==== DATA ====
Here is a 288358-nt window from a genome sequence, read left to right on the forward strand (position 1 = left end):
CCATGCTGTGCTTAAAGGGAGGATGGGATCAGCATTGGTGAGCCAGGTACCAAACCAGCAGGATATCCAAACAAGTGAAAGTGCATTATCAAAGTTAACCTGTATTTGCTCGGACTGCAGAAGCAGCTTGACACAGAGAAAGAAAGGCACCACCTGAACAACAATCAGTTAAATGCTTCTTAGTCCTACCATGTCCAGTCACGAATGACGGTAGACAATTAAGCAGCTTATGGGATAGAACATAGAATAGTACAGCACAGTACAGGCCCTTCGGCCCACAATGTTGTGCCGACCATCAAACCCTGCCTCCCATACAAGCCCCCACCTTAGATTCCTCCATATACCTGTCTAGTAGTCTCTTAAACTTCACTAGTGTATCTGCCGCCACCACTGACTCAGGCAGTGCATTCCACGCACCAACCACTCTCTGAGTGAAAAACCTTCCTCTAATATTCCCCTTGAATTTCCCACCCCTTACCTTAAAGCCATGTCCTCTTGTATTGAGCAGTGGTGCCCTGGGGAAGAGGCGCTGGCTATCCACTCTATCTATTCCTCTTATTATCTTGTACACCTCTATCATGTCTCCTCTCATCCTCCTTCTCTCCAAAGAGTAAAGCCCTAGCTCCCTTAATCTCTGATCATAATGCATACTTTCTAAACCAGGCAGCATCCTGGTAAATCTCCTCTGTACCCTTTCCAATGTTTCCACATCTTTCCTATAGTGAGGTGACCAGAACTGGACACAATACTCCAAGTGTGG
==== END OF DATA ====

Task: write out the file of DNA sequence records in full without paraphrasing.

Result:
Here is a 288358-nt window from a genome sequence, read left to right on the forward strand (position 1 = left end):
CCATGCTGTGCTTAAAGGGAGGATGGGATCAGCATTGGTGAGCCAGGTACCAAACCAGCAGGATATCCAAACAAGTGAAAGTGCATTATCAAAGTTAACCTGTATTTGCTCGGACTGCAGAAGCAGCTTGACACAGAGAAAGAAAGGCACCACCTGAACAACAATCAGTTAAATGCTTCTTAGTCCTACCATGTCCAGTCACGAATGACGGTAGACAATTAAGCAGCTTATGGGATAGAACATAGAATAGTACAGCACAGTACAGGCCCTTCGGCCCACAATGTTGTGCCGACCATCAAACCCTGCCTCCCATACAAGCCCCCACCTTAGATTCCTCCATATACCTGTCTAGTAGTCTCTTAAACTTCACTAGTGTATCTGCCGCCACCACTGACTCAGGCAGTGCATTCCACGCACCAACCACTCTCTGAGTGAAAAACCTTCCTCTAATATTCCCCTTGAATTTCCCACCCCTTACCTTAAAGCCATGTCCTCTTGTATTGAGCAGTGGTGCCCTGGGGAAGAGGCGCTGGCTATCCACTCTATCTATTCCTCTTATTATCTTGTACACCTCTATCATGTCTCCTCTCATCCTCCTTCTCTCCAAAGAGTAAAGCCCTAGCTCCCTTAATCTCTGATCATAATGCATACTTTCTAAACCAGGCAGCATCCTGGTAAATCTCCTCTGTACCCTTTCCAATGTTTCCACATCTTTCCTATAGTGAGGTGACCAGAACTGGACACAATACTCCAAGTGTGG